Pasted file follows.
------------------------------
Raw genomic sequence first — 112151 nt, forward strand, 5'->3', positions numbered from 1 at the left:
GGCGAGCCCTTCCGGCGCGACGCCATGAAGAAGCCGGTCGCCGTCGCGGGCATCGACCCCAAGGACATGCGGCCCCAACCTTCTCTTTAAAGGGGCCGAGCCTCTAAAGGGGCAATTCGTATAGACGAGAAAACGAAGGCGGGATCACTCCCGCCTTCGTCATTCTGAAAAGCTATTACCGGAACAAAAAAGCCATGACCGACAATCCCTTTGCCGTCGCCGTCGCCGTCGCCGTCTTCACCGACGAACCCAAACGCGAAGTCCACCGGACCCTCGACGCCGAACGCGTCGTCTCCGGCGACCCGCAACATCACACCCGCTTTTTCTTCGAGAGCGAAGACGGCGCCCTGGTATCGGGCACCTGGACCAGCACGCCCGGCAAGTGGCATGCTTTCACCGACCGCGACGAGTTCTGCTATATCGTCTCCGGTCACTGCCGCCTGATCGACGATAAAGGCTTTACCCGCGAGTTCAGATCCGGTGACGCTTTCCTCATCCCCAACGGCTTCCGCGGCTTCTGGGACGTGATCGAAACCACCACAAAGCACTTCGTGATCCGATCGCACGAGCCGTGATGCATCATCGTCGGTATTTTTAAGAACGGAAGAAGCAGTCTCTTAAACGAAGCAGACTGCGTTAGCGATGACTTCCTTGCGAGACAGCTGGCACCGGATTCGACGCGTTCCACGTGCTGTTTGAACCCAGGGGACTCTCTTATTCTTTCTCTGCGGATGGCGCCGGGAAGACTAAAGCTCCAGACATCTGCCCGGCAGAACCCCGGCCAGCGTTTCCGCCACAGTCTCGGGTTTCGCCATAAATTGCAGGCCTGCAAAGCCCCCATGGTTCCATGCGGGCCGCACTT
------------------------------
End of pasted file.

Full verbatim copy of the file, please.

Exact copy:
Raw genomic sequence first — 112151 nt, forward strand, 5'->3', positions numbered from 1 at the left:
GGCGAGCCCTTCCGGCGCGACGCCATGAAGAAGCCGGTCGCCGTCGCGGGCATCGACCCCAAGGACATGCGGCCCCAACCTTCTCTTTAAAGGGGCCGAGCCTCTAAAGGGGCAATTCGTATAGACGAGAAAACGAAGGCGGGATCACTCCCGCCTTCGTCATTCTGAAAAGCTATTACCGGAACAAAAAAGCCATGACCGACAATCCCTTTGCCGTCGCCGTCGCCGTCGCCGTCTTCACCGACGAACCCAAACGCGAAGTCCACCGGACCCTCGACGCCGAACGCGTCGTCTCCGGCGACCCGCAACATCACACCCGCTTTTTCTTCGAGAGCGAAGACGGCGCCCTGGTATCGGGCACCTGGACCAGCACGCCCGGCAAGTGGCATGCTTTCACCGACCGCGACGAGTTCTGCTATATCGTCTCCGGTCACTGCCGCCTGATCGACGATAAAGGCTTTACCCGCGAGTTCAGATCCGGTGACGCTTTCCTCATCCCCAACGGCTTCCGCGGCTTCTGGGACGTGATCGAAACCACCACAAAGCACTTCGTGATCCGATCGCACGAGCCGTGATGCATCATCGTCGGTATTTTTAAGAACGGAAGAAGCAGTCTCTTAAACGAAGCAGACTGCGTTAGCGATGACTTCCTTGCGAGACAGCTGGCACCGGATTCGACGCGTTCCACGTGCTGTTTGAACCCAGGGGACTCTCTTATTCTTTCTCTGCGGATGGCGCCGGGAAGACTAAAGCTCCAGACATCTGCCCGGCAGAACCCCGGCCAGCGTTTCCGCCACAGTCTCGGGTTTCGCCATAAATTGCAGGCCTGCAAAGCCCCCATGGTTCCATGCGGGCCGCACTT